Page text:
“Waiting on a Friend”

“Waiting on a Friend”

In this column, Jerry Overton- who is viewed by many world EMS and healthcare leaders as one of the best when it comes to improving ambulance systems globally- gives his opinion on the allocation of funding in the EMS system. He identifies some of the issues within EMS systems globally and, whether it’s saving ambulance hours or reallocating funds, you can trust Jerry to have a pretty good idea on how to improve on the system.

Oh, a storm is threat’nin

My very life today

If I don’t get some shelter

Oh yeah, I’m gonna fade away

 -“Gimme Shelter”

Yes, it is a storm that is constantly threatening, and it threatens us all. Cardiac events know no shelter; they do not “fade away”. How sadly ironic it is that the emphasis on this issue of Ambulance Today is the recent London Cardiac Arrest Symposium last December, an event that Dec, lover of the Rolling Stones, had planned to cover. This all still just does not make any sense.

As always, the symposium was excellent, and I am sure the specifics will be comprehensively reported elsewhere. From this perspective, the welcome change was less on research and more on resources; human resources. The first, “Community CPR”, and second, “Kids Saving Lives”, really hit the mark.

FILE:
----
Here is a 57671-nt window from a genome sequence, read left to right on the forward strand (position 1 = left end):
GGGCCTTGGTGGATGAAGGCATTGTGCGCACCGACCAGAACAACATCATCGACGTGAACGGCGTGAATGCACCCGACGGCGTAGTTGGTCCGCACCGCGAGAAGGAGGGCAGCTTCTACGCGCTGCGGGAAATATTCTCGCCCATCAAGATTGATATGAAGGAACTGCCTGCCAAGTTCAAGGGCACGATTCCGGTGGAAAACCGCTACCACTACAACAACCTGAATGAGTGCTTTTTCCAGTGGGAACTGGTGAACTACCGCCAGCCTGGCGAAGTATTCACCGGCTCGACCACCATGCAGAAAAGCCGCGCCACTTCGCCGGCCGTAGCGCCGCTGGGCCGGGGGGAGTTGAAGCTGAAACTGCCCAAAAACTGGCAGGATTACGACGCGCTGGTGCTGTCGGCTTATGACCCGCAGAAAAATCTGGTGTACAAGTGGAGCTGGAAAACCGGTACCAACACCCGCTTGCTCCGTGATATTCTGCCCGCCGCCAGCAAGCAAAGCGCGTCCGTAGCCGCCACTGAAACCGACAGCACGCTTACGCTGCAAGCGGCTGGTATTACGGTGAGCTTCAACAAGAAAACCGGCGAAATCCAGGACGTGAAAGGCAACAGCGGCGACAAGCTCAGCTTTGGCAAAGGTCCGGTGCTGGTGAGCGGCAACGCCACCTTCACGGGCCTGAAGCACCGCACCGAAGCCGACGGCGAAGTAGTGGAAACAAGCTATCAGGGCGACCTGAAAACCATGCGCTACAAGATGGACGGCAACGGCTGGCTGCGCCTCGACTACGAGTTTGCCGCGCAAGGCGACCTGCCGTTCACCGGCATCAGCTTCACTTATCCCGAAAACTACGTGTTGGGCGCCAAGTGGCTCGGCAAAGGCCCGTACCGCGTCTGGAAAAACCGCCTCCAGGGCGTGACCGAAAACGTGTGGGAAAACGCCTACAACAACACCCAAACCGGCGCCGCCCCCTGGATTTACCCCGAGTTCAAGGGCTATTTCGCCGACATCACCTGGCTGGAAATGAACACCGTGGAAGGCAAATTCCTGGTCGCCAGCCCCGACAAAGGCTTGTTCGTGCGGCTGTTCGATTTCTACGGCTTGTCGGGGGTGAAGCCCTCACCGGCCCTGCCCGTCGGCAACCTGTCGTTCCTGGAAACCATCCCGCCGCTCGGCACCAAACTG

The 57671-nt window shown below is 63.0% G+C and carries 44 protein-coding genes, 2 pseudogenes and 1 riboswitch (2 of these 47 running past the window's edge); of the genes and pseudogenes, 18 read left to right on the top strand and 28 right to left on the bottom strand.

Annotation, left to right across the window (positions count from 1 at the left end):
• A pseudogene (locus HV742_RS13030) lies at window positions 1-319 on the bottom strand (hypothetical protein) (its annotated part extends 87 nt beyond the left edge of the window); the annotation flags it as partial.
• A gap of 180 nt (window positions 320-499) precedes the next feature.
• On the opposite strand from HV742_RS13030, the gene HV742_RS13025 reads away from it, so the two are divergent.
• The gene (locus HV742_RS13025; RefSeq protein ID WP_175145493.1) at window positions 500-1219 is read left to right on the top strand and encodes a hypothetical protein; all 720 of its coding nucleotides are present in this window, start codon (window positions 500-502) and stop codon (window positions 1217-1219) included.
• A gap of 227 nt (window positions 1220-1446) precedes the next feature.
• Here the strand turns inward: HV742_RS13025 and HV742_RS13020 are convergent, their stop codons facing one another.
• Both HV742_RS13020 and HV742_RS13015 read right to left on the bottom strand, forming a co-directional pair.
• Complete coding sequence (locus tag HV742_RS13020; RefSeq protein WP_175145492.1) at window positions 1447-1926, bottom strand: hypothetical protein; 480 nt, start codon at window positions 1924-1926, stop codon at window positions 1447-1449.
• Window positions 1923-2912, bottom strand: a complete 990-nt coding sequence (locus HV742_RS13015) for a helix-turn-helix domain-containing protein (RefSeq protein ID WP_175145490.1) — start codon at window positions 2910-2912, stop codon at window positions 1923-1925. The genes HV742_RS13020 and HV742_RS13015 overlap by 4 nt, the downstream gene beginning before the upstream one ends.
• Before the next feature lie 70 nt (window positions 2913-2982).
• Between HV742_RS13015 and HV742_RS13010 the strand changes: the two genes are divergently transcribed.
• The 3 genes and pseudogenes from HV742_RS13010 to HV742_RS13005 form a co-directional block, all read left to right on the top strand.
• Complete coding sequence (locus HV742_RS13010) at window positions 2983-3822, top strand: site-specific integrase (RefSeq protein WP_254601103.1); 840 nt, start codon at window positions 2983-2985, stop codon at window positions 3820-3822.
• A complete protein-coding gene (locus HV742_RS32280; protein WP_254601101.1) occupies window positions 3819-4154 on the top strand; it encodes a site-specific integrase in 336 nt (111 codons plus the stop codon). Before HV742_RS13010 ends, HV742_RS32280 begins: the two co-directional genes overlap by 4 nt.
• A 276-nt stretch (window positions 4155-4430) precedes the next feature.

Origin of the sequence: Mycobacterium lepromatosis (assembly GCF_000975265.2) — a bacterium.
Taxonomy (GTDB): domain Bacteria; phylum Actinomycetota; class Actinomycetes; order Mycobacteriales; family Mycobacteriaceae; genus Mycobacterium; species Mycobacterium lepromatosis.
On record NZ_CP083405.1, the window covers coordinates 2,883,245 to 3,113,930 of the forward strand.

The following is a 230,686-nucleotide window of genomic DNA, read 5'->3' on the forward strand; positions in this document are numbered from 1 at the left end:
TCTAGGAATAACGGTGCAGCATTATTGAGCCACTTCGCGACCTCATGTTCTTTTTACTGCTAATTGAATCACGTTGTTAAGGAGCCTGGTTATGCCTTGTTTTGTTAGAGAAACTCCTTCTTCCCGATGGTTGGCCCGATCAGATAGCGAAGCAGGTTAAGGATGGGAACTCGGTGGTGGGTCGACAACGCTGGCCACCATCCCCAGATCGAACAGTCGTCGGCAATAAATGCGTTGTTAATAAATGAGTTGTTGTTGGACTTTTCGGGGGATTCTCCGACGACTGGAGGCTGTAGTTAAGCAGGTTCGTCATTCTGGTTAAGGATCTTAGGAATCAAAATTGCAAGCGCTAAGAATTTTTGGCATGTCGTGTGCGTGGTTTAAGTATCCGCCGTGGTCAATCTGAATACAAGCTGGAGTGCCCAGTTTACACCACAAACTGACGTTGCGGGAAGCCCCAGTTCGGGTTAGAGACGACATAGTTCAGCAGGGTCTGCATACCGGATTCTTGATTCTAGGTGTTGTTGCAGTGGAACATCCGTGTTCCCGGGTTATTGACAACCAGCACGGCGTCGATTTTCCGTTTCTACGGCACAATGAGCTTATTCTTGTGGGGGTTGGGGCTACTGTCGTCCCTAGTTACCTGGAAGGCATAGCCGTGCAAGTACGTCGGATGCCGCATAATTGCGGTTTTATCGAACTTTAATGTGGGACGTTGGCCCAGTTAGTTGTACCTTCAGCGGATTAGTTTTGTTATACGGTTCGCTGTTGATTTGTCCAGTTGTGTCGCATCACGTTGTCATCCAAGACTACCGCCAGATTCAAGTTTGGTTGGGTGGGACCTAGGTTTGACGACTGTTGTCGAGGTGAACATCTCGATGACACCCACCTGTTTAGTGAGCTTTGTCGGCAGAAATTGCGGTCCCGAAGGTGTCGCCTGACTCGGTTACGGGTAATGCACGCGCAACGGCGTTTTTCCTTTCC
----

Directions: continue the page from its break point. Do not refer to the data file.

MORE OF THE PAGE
This does not mean that cardiac research is not important, because it is. But, at the end of the day, when one considers the amount of money committed to research compared to the amount of money needed to increaseour resources, one wonders if it is not time to discuss priorities.

Back in the day (okay, my day), the initial intervention for an out of hospital cardiac arrest was the precordial thump and if that did not work, there was always intracardiac epinephrine and sodium bicarb. Other meds came and went, depending on the latest research, and sometimes even who did the research. The contents of the drug box varied from system to system and the decisions of the local medical director. Sadly, ROSC rates failed to show any real improvement, whether in the United States, the United Kingdom, or Asia.